J Clin Neurol.  2012 Dec;8(4):308-310. 10.3988/jcn.2012.8.4.308.

Exofocal Anterograde Transsynaptic Neuronal Death in the Globus Pallidus: Two Case Reports

  • 1Department of Neurology, Hallym University College of Medicine, Seoul, Korea. yangki2@unitel.co.kr


Exofocal neuronal death in the substantia nigra (SN) is a well-known form of anterograde transsynaptic cell death. Exofocal neuronal death could theoretically also occur in the globus pallidus (GP) after striatal injury. CASE REPORT: Case 1. A 70-year-old woman visited the emergency room because of decreased mentality. On admission, blood-gas analysis indicated that her oxygen tension was 69.1 mm Hg. The caudate nucleus, putamen, and temporooccipital cortex on both sides of the brain exhibited high-intensity diffusion-weighted magnetic resonance imaging (MRI) signals. At 10 days after admission, new high-intensity signals had developed in the SN and GP on both sides. Case 2. A 48-year-old man visited the emergency room because of right-sided weakness. Lesions were noted in the left caudate nucleus and putamen. At 4 days after admission, newly developed high-intensity MRI signals were observed in the left SN and GP.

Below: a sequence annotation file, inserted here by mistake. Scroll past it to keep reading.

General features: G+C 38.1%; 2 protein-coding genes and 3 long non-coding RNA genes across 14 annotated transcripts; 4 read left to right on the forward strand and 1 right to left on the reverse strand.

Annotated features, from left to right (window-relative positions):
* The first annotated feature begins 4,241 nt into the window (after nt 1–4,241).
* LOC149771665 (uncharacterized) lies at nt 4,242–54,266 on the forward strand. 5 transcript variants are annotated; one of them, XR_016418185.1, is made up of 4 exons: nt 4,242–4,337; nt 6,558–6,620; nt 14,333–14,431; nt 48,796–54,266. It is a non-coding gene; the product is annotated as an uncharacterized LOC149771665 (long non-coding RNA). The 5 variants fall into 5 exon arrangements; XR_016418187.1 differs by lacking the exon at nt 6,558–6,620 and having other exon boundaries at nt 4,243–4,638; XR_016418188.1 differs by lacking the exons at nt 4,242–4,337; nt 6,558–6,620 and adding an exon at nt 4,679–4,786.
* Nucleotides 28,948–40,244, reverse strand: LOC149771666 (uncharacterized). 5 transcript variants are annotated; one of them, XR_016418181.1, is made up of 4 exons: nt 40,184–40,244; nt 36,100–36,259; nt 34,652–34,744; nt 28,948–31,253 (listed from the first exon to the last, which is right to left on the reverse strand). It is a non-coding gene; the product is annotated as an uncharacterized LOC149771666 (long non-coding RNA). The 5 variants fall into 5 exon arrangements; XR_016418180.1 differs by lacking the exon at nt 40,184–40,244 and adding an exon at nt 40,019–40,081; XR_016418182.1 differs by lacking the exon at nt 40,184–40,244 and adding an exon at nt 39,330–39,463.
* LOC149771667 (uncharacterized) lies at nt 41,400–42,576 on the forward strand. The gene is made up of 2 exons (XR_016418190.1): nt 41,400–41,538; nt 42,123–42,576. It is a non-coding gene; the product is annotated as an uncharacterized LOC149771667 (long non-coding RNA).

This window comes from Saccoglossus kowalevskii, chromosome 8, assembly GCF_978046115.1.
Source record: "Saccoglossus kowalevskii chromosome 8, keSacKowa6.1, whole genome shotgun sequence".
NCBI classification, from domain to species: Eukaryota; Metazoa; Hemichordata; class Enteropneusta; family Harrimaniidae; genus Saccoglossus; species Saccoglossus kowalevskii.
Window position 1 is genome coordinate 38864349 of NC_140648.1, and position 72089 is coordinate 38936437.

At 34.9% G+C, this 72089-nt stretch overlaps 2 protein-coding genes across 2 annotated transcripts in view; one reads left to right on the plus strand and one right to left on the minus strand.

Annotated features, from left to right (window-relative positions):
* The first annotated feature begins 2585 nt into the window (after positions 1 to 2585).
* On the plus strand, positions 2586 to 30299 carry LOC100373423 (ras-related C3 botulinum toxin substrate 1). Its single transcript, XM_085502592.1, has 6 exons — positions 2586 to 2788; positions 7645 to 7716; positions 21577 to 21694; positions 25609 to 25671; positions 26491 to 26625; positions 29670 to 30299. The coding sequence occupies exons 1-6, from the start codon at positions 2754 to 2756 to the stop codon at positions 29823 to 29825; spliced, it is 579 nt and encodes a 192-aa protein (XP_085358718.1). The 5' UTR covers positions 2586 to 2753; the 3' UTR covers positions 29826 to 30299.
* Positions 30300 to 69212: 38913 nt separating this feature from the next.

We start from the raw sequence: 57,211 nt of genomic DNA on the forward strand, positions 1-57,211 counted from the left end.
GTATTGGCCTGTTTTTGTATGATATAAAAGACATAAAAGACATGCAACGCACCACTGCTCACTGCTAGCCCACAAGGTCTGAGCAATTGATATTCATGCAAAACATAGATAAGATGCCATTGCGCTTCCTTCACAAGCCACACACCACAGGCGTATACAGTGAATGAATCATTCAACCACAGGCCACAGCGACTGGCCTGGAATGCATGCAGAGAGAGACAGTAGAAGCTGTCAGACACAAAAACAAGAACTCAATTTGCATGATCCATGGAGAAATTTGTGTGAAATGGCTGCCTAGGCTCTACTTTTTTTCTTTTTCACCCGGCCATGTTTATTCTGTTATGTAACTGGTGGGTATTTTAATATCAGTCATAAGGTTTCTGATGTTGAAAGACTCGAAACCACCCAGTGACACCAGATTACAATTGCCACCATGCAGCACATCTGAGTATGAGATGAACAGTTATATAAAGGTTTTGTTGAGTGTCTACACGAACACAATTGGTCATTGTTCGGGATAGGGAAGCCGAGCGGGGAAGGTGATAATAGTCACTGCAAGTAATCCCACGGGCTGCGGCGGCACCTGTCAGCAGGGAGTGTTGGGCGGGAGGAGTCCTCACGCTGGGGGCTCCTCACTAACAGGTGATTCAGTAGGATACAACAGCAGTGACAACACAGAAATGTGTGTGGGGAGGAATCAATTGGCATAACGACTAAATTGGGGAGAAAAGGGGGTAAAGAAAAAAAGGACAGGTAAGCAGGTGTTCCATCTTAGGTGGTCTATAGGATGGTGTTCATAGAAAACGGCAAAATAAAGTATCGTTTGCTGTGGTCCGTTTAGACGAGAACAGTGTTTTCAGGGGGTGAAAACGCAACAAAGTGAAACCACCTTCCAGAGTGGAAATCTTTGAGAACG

Exofocal neuronal death can occur in the GP as well as in the SN; these findings need to be clearly distinguished from those of recurrent ischemic injuries, such as recurrent stroke.


transsynaptic; degeneration; globus pallidus; substantia nigra
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